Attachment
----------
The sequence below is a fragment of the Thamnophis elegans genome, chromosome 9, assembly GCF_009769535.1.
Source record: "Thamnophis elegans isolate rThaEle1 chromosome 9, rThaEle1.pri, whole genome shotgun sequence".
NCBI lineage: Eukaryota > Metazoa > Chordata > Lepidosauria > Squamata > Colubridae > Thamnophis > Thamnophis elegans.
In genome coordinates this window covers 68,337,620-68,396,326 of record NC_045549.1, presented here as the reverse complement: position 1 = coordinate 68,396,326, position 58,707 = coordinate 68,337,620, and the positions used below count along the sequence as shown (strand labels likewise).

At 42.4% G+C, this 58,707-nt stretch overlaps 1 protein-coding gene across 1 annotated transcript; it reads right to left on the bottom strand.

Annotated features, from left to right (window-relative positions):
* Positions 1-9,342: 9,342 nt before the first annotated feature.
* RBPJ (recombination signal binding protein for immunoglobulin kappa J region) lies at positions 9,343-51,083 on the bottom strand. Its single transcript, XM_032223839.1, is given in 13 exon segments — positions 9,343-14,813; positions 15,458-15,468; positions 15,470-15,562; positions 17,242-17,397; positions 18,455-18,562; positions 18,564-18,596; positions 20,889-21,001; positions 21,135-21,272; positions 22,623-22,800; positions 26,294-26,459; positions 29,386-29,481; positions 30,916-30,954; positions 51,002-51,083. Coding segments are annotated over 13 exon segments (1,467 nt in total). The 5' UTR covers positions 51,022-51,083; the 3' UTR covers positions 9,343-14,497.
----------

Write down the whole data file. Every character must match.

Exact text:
The sequence below is a fragment of the Thamnophis elegans genome, chromosome 9, assembly GCF_009769535.1.
Source record: "Thamnophis elegans isolate rThaEle1 chromosome 9, rThaEle1.pri, whole genome shotgun sequence".
NCBI lineage: Eukaryota > Metazoa > Chordata > Lepidosauria > Squamata > Colubridae > Thamnophis > Thamnophis elegans.
In genome coordinates this window covers 68,337,620-68,396,326 of record NC_045549.1, presented here as the reverse complement: position 1 = coordinate 68,396,326, position 58,707 = coordinate 68,337,620, and the positions used below count along the sequence as shown (strand labels likewise).

At 42.4% G+C, this 58,707-nt stretch overlaps 1 protein-coding gene across 1 annotated transcript; it reads right to left on the bottom strand.

Annotated features, from left to right (window-relative positions):
* Positions 1-9,342: 9,342 nt before the first annotated feature.
* RBPJ (recombination signal binding protein for immunoglobulin kappa J region) lies at positions 9,343-51,083 on the bottom strand. Its single transcript, XM_032223839.1, is given in 13 exon segments — positions 9,343-14,813; positions 15,458-15,468; positions 15,470-15,562; positions 17,242-17,397; positions 18,455-18,562; positions 18,564-18,596; positions 20,889-21,001; positions 21,135-21,272; positions 22,623-22,800; positions 26,294-26,459; positions 29,386-29,481; positions 30,916-30,954; positions 51,002-51,083. Coding segments are annotated over 13 exon segments (1,467 nt in total). The 5' UTR covers positions 51,022-51,083; the 3' UTR covers positions 9,343-14,497.